Friday, December 9, 2011

HP Will Not Sell WebOS, and Will Continually Support It

   After more than a year of misdirection under the reign of former HP CEO Leo Apotheker, the successor to Apotheker, Meg Whitman, has formally announced on Friday that they will not sell off the WebOS division. This all comes after Leo Apotheker announced his intentions to sell off, not only the WebOS team, but the PC division as well. After being fired from HP in September, Meg Whitman took control and promptly cancelled their plans to sell the PC division, while continuing to say that they were not sure what their plans were for the WebOS division yet. Now, HP has reached the conclusion that they should not, and will not sell the WebOS division.

  WebOS was Palm's attempt at competing with in the smartphone industry, but only to be acquired by HP, and be misguided under the poor management of Leo Apotheker. WebOS was an operating system that ran on Palm's smartphones, including the Palm Pre series of devices. As it turns out, the Palm Pre was a costly nightmare for Palm, since it was plagued with bad reviews by almost every single tech media outlet. The Palm Pre hardware specifications were low, and was quite sluggish. Then HP comes out of nowhere and buys out Palm completely. But despite new management, the Pre line up of devices were still bashed by technology journalists and as a consequence, did not perform well.

  The final decision from HP to not sell WebOS is actually a bigger deal than what is first surmised.  Meg Whitman, CEO, and Mark Andreessen, board member of the company, spoke out in an interview with The Verge. Over the course of several questions, Whitman and Andreessen have announced that they will completely open source WebOS. And that translates into HP releasing the source code for the mobile operating system to the public, allowing anyone to write applications, with less hassle, for WebOS, or for modifications to be easily developed. While the average consumer probably wouldn't be excited by such news, technology enthusiasts have been excited by the new possibilities of the open sourced platform.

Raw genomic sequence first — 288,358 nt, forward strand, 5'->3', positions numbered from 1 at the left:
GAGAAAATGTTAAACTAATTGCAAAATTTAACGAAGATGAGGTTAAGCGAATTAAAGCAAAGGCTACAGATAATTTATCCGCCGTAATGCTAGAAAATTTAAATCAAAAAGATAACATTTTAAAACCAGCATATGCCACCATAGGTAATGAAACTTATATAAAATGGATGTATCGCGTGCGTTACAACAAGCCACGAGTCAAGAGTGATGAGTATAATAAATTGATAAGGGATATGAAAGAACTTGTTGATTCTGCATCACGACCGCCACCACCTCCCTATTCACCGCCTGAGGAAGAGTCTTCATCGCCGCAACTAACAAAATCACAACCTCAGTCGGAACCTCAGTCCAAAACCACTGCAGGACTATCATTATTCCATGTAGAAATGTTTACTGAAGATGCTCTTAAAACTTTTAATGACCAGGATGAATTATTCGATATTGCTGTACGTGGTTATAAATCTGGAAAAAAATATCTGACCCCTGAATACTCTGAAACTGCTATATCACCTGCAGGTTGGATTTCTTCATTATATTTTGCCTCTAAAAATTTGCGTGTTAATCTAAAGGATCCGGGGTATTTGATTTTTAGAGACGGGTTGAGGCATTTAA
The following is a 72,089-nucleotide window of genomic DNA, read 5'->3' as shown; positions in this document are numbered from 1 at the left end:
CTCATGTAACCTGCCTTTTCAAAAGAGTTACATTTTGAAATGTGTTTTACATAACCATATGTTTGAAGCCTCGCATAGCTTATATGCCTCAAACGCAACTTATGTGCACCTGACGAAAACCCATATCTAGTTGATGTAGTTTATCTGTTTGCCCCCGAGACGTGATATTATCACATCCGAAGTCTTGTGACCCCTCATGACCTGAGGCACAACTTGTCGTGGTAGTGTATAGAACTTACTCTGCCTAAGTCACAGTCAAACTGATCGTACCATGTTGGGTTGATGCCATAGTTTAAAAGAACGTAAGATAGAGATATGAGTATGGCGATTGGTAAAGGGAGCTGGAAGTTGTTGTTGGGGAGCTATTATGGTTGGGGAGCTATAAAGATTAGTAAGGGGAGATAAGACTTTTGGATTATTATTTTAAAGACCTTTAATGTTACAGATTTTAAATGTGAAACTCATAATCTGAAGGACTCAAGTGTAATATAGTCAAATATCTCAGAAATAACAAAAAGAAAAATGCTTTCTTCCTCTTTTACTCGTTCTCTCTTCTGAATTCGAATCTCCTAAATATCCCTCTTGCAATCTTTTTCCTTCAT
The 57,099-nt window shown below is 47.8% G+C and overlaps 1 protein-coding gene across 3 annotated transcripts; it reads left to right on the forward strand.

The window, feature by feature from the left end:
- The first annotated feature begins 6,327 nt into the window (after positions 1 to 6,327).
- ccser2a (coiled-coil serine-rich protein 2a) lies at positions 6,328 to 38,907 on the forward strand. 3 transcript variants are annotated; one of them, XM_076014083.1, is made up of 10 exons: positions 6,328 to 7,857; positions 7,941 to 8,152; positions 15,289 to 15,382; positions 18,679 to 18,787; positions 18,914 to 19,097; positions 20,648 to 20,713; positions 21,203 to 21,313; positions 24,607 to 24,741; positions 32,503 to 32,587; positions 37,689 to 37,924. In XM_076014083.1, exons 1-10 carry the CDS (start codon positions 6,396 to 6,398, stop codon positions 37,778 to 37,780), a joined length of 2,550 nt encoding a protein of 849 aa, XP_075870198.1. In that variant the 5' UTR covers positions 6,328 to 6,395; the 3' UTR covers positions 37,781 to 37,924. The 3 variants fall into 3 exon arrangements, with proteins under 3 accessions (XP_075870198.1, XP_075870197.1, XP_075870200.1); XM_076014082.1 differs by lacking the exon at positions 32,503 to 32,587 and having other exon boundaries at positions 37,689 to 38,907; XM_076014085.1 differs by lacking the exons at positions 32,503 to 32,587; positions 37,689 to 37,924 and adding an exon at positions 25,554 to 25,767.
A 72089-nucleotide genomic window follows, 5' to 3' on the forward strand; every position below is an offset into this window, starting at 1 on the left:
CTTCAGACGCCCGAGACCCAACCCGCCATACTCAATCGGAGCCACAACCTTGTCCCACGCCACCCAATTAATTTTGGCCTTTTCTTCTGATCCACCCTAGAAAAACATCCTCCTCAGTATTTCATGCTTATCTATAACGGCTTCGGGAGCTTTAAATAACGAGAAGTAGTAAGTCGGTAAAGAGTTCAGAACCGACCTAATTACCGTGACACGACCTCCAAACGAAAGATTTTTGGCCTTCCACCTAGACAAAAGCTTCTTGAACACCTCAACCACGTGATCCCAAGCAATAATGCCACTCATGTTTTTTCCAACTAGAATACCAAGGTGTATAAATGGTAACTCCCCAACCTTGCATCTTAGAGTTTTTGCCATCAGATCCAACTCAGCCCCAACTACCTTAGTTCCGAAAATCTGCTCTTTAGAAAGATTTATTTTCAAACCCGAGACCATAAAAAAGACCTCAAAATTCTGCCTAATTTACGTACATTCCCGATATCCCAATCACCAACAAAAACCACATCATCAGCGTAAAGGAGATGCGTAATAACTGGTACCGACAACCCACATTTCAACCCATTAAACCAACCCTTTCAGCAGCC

While HP has decided not to sell the WebOS division, it is important to note that they will not continue selling the Pre line of smartphones, but instead, they see a future with WebOS running on future HP tablets that, hopefully, will be a little more stream lined and faster than the Touchpad, which was HP's first effort at a WebOS tablet, which was not as successful as one would have hoped.

   The situation with WebOS just got a lot clearer, but will not be completely clear, since we won't see HP's full vision for WebOS until sometime next year. I really do like what Palm did with WebOS's interface and design, and seeing that it will have a better future is one that I might appreciate someday. I look forward to seeing another competent competitor in the mobile space, both tablets, and smartphones from other vendors. And despite WebOS's past, it has a clear(er) future and one in which I could see it surviving as a competent mobile platform.

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